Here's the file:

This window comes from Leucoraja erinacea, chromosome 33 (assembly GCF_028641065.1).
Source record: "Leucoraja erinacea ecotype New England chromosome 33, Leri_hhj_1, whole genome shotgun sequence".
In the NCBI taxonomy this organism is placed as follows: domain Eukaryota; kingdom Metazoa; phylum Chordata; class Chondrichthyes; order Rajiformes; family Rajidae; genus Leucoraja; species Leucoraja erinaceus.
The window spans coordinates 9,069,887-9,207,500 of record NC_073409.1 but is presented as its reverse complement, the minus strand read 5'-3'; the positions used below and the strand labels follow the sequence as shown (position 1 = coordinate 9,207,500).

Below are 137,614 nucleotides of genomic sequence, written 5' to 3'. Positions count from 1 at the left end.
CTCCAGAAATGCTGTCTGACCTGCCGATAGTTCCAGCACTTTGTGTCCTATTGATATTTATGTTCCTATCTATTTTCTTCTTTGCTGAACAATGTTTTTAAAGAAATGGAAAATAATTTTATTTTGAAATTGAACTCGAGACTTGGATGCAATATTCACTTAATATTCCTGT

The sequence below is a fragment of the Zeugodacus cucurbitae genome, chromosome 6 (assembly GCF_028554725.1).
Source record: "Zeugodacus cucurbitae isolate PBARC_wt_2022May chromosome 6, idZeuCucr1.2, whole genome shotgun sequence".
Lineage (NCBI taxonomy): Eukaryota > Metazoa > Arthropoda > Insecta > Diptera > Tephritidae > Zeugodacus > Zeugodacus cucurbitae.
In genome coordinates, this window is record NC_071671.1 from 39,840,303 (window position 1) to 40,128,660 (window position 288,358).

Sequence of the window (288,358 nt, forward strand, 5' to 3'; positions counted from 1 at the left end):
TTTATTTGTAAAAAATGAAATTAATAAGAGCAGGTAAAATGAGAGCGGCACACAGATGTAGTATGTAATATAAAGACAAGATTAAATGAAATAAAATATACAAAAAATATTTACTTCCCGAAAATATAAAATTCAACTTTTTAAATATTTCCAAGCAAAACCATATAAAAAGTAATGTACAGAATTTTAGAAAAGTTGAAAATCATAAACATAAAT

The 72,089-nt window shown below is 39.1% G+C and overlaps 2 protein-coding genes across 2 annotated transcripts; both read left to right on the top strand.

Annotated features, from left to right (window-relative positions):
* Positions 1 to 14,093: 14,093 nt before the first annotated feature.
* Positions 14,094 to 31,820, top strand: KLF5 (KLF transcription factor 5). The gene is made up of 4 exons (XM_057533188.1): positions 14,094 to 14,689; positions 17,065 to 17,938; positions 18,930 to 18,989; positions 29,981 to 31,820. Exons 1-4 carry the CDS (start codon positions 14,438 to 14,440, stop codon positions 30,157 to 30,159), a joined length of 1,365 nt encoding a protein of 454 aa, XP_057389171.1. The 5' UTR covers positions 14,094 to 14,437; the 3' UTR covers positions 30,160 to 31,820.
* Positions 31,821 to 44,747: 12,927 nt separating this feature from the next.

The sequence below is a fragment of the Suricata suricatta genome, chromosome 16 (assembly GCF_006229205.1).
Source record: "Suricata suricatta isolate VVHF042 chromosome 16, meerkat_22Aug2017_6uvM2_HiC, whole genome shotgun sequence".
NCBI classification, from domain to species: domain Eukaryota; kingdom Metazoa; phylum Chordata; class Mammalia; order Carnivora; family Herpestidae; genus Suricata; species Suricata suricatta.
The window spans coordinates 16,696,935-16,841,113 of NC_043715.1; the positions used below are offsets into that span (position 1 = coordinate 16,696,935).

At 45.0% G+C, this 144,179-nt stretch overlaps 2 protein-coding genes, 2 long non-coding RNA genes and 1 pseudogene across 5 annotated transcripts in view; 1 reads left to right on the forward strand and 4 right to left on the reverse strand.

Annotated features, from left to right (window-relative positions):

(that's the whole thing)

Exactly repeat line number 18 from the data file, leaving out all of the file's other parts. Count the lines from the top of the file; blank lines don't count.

The sequence below is a fragment of the Suricata suricatta genome, chromosome 16 (assembly GCF_006229205.1).